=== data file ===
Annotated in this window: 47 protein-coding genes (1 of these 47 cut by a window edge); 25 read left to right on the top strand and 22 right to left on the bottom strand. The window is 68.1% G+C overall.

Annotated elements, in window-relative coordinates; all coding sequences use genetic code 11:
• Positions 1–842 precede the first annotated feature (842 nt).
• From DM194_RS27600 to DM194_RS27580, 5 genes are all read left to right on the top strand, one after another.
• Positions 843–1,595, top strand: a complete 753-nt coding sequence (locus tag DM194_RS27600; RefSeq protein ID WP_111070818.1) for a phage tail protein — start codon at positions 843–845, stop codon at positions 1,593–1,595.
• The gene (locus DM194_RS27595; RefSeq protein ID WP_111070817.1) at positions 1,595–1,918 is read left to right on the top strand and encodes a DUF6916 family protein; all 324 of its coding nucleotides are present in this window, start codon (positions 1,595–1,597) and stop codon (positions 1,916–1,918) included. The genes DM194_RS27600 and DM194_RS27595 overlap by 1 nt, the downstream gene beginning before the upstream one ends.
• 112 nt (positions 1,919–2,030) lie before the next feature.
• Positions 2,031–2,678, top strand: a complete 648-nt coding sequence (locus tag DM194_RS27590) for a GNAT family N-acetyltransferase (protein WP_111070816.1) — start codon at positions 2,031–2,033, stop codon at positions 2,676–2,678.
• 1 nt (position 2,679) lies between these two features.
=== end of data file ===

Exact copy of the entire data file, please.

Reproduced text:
Annotated in this window: 47 protein-coding genes (1 of these 47 cut by a window edge); 25 read left to right on the top strand and 22 right to left on the bottom strand. The window is 68.1% G+C overall.

Annotated elements, in window-relative coordinates; all coding sequences use genetic code 11:
• Positions 1–842 precede the first annotated feature (842 nt).
• From DM194_RS27600 to DM194_RS27580, 5 genes are all read left to right on the top strand, one after another.
• Positions 843–1,595, top strand: a complete 753-nt coding sequence (locus tag DM194_RS27600; RefSeq protein ID WP_111070818.1) for a phage tail protein — start codon at positions 843–845, stop codon at positions 1,593–1,595.
• The gene (locus DM194_RS27595; RefSeq protein ID WP_111070817.1) at positions 1,595–1,918 is read left to right on the top strand and encodes a DUF6916 family protein; all 324 of its coding nucleotides are present in this window, start codon (positions 1,595–1,597) and stop codon (positions 1,916–1,918) included. The genes DM194_RS27600 and DM194_RS27595 overlap by 1 nt, the downstream gene beginning before the upstream one ends.
• 112 nt (positions 1,919–2,030) lie before the next feature.
• Positions 2,031–2,678, top strand: a complete 648-nt coding sequence (locus tag DM194_RS27590) for a GNAT family N-acetyltransferase (protein WP_111070816.1) — start codon at positions 2,031–2,033, stop codon at positions 2,676–2,678.
• 1 nt (position 2,679) lies between these two features.